Calamite Tree Fossil SITE LOCATION: eastern Kentucky TIME PERIOD: Carboniferous, Pennsylvanian Period (330 million years ago) Data: Calamites is a genus of extinct arborescent (tree-like) horsetails to which the modern horsetails (genus Equisetum) are closely related. Unlike their herbaceous modern cousins, these plants were medium-sized trees, growing to heights of more than 30 meters (100 feet). They were components of the understories of coal swamps of the Carboniferous Period (around 360 to 300 million years ago). A number of organ taxa have been identified as part of a united organism, which has inherited the name Calamites in popular culture. Calamites correctly refers only to casts of the stem of Carboniferous/Permian sphenophytes, and as such is a form genus of little taxonomic value. There are two forms of casts, which can give mistaken impressions of the organisms. The most common is an internal cast of the hollow (or pith-filled) void in the centre of the trunk. This can cause some confusion: firstly, it must be remembered that a fossil was probably surrounded with 4-5 times its width in (unpreserved) vascular tissue, so the organisms were much wider than the internal casts preserved. Further, the fossil gets narrower as it attaches to a rhizoid, a place where one would expect there to be the highest concentration of vascular tissue (as this is where the peak transport occurs). However, because the fossil is a cast, the narrowing in fact represents a constriction of the cavity, into which vascular tubes encroach as they widen. The trunks of Calamites had a distinctive segmented, bamboo-like appearance and vertical ribbing. The branches, leaves and cones were all borne in whorls. The leaves were needle-shaped, with up to 25 per whorl. Their trunks produced secondary xylem, meaning they were made of wood. The vascular cambium of Calamites was unifacial, producing secondary xylem towards the stem center, but not secondary phloem. The stems of modern horsetails are typically hollow or contain numerous elongated air-filled sacs. Calamites was similar in that its trunk and stems were hollow, like wooden tubes. When these trunks buckled and broke, they could fill with sediment. This is the reason pith casts of the inside of Calamites stems are so common as fossils. Kingdom: Plantae Phylum: Pteridophyta Class: Equisetopsida Order: Equisetales Family: †Calamitaceae Genus: †Calamites
  10. Calamite??

    Hi, it's this a fossil calamite? Found it in besom hill Oldham uk.
  11. Calamite

    From the album Carbondale, PA

    Calamities sp., a tree-like plant with hollow, woody stem that grew more than 100 ft high (30m). Found in a tailings pile in Carbondale, PA.
  12. Lepidodendron

    From the album My Collection

    Here is another plant material plate I found over at Cory's Lane, Rhode Island. This medium sized plate has a lepidodendron branch going through the middle with calamites and neuropteris leaves around the edges of the matrix.
  13. It might be hard to see from the pic. But looking at the calamite fossil I found, it appears that it had many layers of bark. It almost seems like it had many layers of skin like onion. I know these tree would get up to 100 feets or so. I was wondering if anybody knew if it had diffrent layers of bark?
  14. Here are pictures of Calamite found in New Brunswick Canada
  15. This is the first of a collection of photos I had taken during a fossil hunt that my brother and I did in Rhode Island back in early 2000's. Most all were to big to bring home but we did bring home some nice smalls and some cool pic's. I could not bring myself to hack into Mother Natures work so it was not disturbed. I hope that they still are there for all to enjoy. This picture is of a calamite cast with very little detail due to the coarse gravel that filled the void.
  16. Hi everyone! I'm new to this site (signed-up-5-mins-ago new, lol), and I have a question. Unfortunately, I don't have a picture, because I wasn't thinking and sent it to school with my daughter, who is studying fossils in class. Anyway, my husband and I took our daughter fossil-hunting on a trail in Frostburg, MD (Allegany Co.). As a kid, I used to go through shale piles at my grandpa's farm and occasionally run across a fern fossil, and since this particular trail (down from the train depot, Allegany Highland trail, perhaps?) has lots of shale on the sides, I thought it would be a good place to look. Without much luck, we dug through fallen piles of the black shale. I finally stumbled across a piece of shale (right as I was ready to give up, lol!) that had an imprint that I'd never found before. The only way I can describe it is that it looked like a bunch of vertical lines, very even, and the prints (two side by side) were about 2-3 inches wide. I looked it up online, and the pictures of calamite fossils looked identical as far as I could tell. The question posed to you all, after all the long-winded explanations, is: Is it possible to find calamite fossils in Western MD? None of the websites I visited specifically stated what I would be able to find in Western MD, and I'd like to have a name to put to the fossil. After she's done showing it to her class, I will try to take a photo. For now, if anyone can confirm/deny/offer any other suggestion as to what I have found, I'd be so darn grateful! Thanks!, MissusTodd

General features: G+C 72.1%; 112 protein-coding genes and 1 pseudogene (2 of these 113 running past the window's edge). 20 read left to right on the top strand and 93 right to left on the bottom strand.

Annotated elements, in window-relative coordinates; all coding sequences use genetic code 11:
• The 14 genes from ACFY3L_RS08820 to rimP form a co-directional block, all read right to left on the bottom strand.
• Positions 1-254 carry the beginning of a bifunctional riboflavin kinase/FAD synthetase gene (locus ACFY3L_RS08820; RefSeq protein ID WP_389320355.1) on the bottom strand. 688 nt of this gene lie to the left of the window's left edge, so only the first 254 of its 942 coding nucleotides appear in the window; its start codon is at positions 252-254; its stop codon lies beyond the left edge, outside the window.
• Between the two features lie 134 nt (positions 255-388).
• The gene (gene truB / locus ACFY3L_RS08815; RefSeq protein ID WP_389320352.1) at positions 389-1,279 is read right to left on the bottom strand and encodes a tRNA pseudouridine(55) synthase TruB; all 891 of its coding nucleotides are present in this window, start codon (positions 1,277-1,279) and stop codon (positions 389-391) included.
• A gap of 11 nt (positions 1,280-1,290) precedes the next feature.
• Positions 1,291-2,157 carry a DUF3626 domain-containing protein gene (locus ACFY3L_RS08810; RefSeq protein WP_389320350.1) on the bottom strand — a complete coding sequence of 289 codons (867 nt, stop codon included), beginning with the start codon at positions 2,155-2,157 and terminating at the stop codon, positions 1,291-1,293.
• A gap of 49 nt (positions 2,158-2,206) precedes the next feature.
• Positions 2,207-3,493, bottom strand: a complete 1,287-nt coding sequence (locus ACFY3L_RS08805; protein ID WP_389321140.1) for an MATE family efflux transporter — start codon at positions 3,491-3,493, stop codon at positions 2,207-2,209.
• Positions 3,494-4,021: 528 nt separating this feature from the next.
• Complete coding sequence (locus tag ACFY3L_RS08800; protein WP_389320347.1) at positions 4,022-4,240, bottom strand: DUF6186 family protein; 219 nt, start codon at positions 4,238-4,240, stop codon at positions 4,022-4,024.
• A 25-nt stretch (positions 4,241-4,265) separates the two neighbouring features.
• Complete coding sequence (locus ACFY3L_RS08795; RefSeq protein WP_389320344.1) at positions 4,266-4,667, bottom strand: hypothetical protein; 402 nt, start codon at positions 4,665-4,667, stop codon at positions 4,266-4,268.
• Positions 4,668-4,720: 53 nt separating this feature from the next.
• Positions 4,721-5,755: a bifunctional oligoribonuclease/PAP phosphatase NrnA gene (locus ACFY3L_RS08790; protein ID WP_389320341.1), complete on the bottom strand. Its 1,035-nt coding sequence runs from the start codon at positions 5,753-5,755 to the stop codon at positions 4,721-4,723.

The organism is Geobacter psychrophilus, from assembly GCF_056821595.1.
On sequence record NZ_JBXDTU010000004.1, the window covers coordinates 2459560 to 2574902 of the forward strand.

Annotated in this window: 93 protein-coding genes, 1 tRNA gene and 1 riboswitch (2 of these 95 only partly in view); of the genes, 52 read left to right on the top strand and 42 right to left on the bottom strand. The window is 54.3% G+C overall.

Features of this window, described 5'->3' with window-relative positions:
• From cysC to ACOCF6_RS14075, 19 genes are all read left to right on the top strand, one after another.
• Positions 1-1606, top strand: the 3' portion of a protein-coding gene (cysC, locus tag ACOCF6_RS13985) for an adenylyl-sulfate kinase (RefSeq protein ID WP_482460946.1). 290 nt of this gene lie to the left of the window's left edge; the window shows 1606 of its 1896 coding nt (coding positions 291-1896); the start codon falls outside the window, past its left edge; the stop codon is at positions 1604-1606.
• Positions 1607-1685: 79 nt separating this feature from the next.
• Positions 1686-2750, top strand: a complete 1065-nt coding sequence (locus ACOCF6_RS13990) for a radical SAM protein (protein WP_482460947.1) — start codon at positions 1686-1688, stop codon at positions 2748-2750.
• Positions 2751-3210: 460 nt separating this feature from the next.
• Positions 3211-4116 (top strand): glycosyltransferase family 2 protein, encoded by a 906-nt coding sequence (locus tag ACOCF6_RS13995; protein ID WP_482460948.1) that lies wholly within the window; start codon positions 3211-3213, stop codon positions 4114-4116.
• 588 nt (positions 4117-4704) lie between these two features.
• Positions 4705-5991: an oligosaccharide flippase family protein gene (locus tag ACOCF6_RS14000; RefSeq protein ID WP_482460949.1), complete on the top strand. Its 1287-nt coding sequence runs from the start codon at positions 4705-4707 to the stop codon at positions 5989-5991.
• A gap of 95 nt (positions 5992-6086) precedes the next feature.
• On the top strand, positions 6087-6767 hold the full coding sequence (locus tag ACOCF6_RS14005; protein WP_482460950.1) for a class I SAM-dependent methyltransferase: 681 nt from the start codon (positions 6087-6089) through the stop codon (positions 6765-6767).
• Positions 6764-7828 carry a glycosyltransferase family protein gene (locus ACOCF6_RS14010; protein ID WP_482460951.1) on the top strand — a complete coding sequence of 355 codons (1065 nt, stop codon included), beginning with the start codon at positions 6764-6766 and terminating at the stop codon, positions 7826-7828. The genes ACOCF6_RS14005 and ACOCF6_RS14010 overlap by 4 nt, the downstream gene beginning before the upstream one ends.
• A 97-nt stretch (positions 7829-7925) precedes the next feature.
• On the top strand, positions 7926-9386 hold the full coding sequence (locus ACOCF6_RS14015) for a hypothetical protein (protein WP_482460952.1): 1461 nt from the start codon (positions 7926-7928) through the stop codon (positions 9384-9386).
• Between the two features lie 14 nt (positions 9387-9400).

17. So got out fossil hunting for a couple hours today in Washington, PA and found some new stuff, some better examples of previous finds, and a lot of the same... Some of which I still had to pick up but didn't go overboard... lol. I would like to start with something I picked up on the way back to my car. First one of its kind I have found at this site. Thoughts? In trying to adjust my eyes for more 2 or 3D plant fossils I found these. The second I have found a similar piece of in the past that was ID'd as an inner layer of a plant fossil. This is a new piece so welcome to any new thought on that or this other one... More to follow...
  18. Carboniferous Plants

    Some pics of a few local finds.
  19. Plant Id's

    This is Washington, PA dunkard group. I am starting with one and will be adding pics of other plant material to this same post. I have a couple.... #1 (the piece I found is a fairly large size... Let me know if additional pic would help)
  20. Calamite Maybe?

    Found a couple things in some river or lake rocks today. Found calamite before and thinking this is possibly a somewhat worn piece? Thanks in advance!
  21. Pittsburgh PA. I need to get a better camera.... The nodule (?) has a vein like pattern in it, and the other an area of perfectly straight lines. Hope pics are good enough to maybe ID. Also not sure if the second one is just an imprint.... Thought? http://www.thefossilforum.com/public/style_emoticons/#EMO_DIR#/smile.png
  22. We collected these Neuropteris fern leaves and stems, and Annularia (Calamite tree) leaves at McIntyre Mountain in June 2012. This site is at the very top of the mountain, where the coal pits have been reclaimed and converted to a forested park. The veins of the leaves show up very clearly in the closeup photos.
  23. In June we were collecting neuropteris fern impressions from the shale spoils at the top of McIntyre Mountain (on our first fossil trip) and we discovered this plant fossil which is more "plant-like" - definitely not neuropteris and doesn't look much like a fern but has a distinctive pattern. UPDATE: The consensus is that this is Annularia, the leaves of the calamite tree. Probably Pennsylvanian.